“The loose network among relatives offers the grim solace of knowing that others too have suffered the same curse.”
Every terrible rift is the occasion for peace and the place for the peacemaker. And often peace is nothing more, at first, than connecting, pulling the injured or ostracized back into the social circle and beginning the process of healing.
Peace is not a state of “perpetual pre-hostility,” as it has been described by military strategists — that is to say, perpetual armed readiness and checkpoints and unending displays of superior force, eventually and inevitably lapsing into horrific violence. That may be the state of the world, but it’s not peace, nor is it sustainable. It’s the downward cycle in which we are caught — and in which we fully and enthusiastically participate, with bloated national defense budgets and uncounted trillions spent globally to stay armed, terrified and isolated.
Yet as my friend David Nekimken pointed out, while the policies of what Dr. Martin Luther King called “spiritual death” may be all around us, if we look we can also see “spiritual life” glowing from within the dark.
The New York Times, for instance, saw fit to notice and write about the way in which the family members of mass murderers — whose ranks Randy and Amy Loughner just joined — reach out in “grim solace,” as Times reporter Joseph Goldstein put it, to one another. The Loughners have been driven into hiding since their son’s rampage, with their house swarmed by reporters hoping to extract tidbits of God knows what, regret, indifference, “local color,” to add to their coverage of the Tucson murders.
“When Jared L. Loughner was identified as the gunman who shot 19 people here two Saturdays ago, his parents joined a circle whose membership is a curse: the kin of those who have gone on killing sprees,” Goldstein wrote. One of those similarly cursed, David Kaczynski, brother of Unabomber Ted Kaczynski, left a message with their son’s public defender, offering to talk to them if they felt the need. Others may follow suit.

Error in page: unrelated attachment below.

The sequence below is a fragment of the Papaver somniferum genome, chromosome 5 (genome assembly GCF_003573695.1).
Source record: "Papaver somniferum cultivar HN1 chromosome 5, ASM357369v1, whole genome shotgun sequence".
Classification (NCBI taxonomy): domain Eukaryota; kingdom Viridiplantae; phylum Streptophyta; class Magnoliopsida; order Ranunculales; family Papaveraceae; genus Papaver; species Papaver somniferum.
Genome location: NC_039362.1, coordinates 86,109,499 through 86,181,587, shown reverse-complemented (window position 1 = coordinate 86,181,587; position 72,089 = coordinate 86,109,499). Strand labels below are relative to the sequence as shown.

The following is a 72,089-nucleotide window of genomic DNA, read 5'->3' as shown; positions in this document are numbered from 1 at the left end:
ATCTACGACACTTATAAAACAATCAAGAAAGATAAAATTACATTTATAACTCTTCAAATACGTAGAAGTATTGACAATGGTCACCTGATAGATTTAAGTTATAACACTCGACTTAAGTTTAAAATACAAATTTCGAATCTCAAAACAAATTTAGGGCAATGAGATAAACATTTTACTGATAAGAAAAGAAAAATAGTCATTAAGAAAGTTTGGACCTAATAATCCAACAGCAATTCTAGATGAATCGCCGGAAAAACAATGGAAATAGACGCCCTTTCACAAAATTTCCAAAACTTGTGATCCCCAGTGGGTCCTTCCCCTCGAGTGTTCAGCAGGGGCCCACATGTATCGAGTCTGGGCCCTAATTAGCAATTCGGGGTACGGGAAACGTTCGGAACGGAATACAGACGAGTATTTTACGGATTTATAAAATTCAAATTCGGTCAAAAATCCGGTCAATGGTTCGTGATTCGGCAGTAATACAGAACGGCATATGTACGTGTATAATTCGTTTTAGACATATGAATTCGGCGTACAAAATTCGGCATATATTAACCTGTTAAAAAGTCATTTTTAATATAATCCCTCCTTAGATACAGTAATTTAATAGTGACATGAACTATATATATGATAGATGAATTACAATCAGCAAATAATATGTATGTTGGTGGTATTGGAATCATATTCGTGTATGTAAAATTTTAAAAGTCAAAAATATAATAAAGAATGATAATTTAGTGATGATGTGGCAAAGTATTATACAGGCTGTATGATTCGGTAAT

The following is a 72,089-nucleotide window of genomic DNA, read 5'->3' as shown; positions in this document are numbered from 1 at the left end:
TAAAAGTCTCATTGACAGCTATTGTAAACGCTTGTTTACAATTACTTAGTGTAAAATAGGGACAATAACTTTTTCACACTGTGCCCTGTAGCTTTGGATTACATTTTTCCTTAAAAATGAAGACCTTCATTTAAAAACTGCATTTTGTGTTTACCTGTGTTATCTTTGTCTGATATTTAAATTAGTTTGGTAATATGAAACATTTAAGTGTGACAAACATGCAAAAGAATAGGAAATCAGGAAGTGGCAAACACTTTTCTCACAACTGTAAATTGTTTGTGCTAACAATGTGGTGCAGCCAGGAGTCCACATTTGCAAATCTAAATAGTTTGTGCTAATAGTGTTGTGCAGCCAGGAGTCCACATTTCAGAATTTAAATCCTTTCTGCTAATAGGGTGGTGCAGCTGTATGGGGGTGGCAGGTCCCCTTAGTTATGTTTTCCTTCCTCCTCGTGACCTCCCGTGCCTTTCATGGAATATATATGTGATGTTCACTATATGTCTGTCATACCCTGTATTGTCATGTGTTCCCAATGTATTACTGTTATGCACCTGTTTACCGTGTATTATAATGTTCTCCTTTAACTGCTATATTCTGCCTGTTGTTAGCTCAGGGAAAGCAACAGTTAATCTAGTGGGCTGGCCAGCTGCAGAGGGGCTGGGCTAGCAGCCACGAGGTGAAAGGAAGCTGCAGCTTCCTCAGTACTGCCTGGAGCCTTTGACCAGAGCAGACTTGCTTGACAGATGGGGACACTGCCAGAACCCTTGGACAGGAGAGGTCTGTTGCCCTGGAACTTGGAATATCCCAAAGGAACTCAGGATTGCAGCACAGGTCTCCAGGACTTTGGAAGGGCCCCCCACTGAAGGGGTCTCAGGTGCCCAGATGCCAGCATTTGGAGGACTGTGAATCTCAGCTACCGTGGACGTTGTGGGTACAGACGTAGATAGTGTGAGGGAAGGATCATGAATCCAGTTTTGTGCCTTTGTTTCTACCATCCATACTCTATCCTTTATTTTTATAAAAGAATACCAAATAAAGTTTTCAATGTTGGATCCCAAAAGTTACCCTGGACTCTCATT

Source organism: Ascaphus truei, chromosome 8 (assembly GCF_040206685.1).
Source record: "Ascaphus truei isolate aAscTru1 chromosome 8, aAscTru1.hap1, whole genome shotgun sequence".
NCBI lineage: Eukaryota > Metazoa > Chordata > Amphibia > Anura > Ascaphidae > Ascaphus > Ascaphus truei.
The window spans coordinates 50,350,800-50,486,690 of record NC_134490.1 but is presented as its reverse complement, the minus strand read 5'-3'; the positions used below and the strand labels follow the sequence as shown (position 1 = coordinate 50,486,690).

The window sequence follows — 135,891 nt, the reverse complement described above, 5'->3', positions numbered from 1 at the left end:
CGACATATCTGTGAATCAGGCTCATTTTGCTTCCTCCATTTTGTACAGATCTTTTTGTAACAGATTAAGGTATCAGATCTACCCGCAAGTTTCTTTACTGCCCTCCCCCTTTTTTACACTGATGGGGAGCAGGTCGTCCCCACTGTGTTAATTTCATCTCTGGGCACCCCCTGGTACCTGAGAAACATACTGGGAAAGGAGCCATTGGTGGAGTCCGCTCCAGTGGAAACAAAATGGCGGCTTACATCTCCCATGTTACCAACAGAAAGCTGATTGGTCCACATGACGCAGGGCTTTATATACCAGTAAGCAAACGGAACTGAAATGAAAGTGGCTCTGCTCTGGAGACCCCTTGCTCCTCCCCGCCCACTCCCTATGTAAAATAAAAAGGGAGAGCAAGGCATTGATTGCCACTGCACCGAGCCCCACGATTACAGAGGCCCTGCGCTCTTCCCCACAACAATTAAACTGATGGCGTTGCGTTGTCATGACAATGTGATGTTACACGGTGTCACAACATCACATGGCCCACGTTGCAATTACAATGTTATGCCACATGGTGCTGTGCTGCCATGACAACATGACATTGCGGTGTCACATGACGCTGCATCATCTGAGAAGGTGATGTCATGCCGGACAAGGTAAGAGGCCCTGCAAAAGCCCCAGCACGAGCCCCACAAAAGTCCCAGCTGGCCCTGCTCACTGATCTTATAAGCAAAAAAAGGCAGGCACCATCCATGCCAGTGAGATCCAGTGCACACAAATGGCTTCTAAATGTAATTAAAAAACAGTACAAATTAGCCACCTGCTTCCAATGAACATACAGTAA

“. . . the relatives of killers have been known to find comfort in one another, creating a fragile and fraught emotional network among the nation’s most isolated families.”
What’s striking to me about this story is that the Times took the trouble to notice it — to notice and write about the humanity of those on the wrong side of the national empathy divide. The story exists outside the context of vengeance, punishment and titillation — that is to say, incomprehension — which is our normal emotional containment strategy for acts of newsworthy violence.
The story extends humanity to what is perhaps a shockingly large group of people — and the size of this group is, itself, a symptom of deep, unaddressed trouble. All I found lacking in it is the idea that the parents and siblings and others closely connected to the perpetrators of high-profile violent crimes have something to offer only to one another — that “grim solace” and shared isolation are the best they can hope for — with no hint that their return to the great circle that includes all of us is crucial if we are to heal from this national wound.